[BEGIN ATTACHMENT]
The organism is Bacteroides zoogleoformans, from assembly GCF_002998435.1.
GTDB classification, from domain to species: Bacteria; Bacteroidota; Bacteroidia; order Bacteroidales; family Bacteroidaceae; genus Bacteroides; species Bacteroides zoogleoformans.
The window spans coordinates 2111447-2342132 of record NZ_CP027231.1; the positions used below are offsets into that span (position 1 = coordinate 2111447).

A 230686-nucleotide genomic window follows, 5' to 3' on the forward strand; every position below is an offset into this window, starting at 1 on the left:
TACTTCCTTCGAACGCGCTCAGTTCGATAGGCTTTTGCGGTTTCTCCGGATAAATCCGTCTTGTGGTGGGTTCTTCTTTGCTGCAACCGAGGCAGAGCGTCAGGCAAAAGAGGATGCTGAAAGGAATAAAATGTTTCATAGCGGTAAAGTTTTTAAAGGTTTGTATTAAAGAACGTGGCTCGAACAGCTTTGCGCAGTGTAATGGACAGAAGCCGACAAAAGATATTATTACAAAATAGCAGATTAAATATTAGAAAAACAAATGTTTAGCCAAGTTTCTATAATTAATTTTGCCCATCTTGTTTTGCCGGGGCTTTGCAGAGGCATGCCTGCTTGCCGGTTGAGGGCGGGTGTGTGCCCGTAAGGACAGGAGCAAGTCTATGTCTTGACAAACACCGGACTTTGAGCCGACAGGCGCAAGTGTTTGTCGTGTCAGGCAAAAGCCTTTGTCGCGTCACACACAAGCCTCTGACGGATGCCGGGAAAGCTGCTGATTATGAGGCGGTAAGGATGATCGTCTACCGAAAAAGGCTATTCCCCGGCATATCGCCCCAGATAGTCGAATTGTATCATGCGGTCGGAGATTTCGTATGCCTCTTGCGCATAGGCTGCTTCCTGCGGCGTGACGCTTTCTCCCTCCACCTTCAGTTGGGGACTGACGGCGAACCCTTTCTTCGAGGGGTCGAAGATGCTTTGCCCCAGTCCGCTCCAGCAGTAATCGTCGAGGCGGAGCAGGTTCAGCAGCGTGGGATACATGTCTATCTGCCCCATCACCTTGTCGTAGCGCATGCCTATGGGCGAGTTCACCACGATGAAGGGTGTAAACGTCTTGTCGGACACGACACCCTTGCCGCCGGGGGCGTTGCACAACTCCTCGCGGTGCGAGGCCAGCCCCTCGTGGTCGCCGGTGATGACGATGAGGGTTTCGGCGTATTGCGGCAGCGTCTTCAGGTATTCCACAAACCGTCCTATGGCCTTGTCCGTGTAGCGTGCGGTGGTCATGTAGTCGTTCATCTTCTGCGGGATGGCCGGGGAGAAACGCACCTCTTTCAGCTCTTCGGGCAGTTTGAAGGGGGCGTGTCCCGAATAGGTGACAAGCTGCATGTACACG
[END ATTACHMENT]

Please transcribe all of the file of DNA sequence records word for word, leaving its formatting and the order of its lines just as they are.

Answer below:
The organism is Bacteroides zoogleoformans, from assembly GCF_002998435.1.
GTDB classification, from domain to species: Bacteria; Bacteroidota; Bacteroidia; order Bacteroidales; family Bacteroidaceae; genus Bacteroides; species Bacteroides zoogleoformans.
The window spans coordinates 2111447-2342132 of record NZ_CP027231.1; the positions used below are offsets into that span (position 1 = coordinate 2111447).

A 230686-nucleotide genomic window follows, 5' to 3' on the forward strand; every position below is an offset into this window, starting at 1 on the left:
TACTTCCTTCGAACGCGCTCAGTTCGATAGGCTTTTGCGGTTTCTCCGGATAAATCCGTCTTGTGGTGGGTTCTTCTTTGCTGCAACCGAGGCAGAGCGTCAGGCAAAAGAGGATGCTGAAAGGAATAAAATGTTTCATAGCGGTAAAGTTTTTAAAGGTTTGTATTAAAGAACGTGGCTCGAACAGCTTTGCGCAGTGTAATGGACAGAAGCCGACAAAAGATATTATTACAAAATAGCAGATTAAATATTAGAAAAACAAATGTTTAGCCAAGTTTCTATAATTAATTTTGCCCATCTTGTTTTGCCGGGGCTTTGCAGAGGCATGCCTGCTTGCCGGTTGAGGGCGGGTGTGTGCCCGTAAGGACAGGAGCAAGTCTATGTCTTGACAAACACCGGACTTTGAGCCGACAGGCGCAAGTGTTTGTCGTGTCAGGCAAAAGCCTTTGTCGCGTCACACACAAGCCTCTGACGGATGCCGGGAAAGCTGCTGATTATGAGGCGGTAAGGATGATCGTCTACCGAAAAAGGCTATTCCCCGGCATATCGCCCCAGATAGTCGAATTGTATCATGCGGTCGGAGATTTCGTATGCCTCTTGCGCATAGGCTGCTTCCTGCGGCGTGACGCTTTCTCCCTCCACCTTCAGTTGGGGACTGACGGCGAACCCTTTCTTCGAGGGGTCGAAGATGCTTTGCCCCAGTCCGCTCCAGCAGTAATCGTCGAGGCGGAGCAGGTTCAGCAGCGTGGGATACATGTCTATCTGCCCCATCACCTTGTCGTAGCGCATGCCTATGGGCGAGTTCACCACGATGAAGGGTGTAAACGTCTTGTCGGACACGACACCCTTGCCGCCGGGGGCGTTGCACAACTCCTCGCGGTGCGAGGCCAGCCCCTCGTGGTCGCCGGTGATGACGATGAGGGTTTCGGCGTATTGCGGCAGCGTCTTCAGGTATTCCACAAACCGTCCTATGGCCTTGTCCGTGTAGCGTGCGGTGGTCATGTAGTCGTTCATCTTCTGCGGGATGGCCGGGGAGAAACGCACCTCTTTCAGCTCTTCGGGCAGTTTGAAGGGGGCGTGTCCCGAATAGGTGACAAGCTGCATGTACACG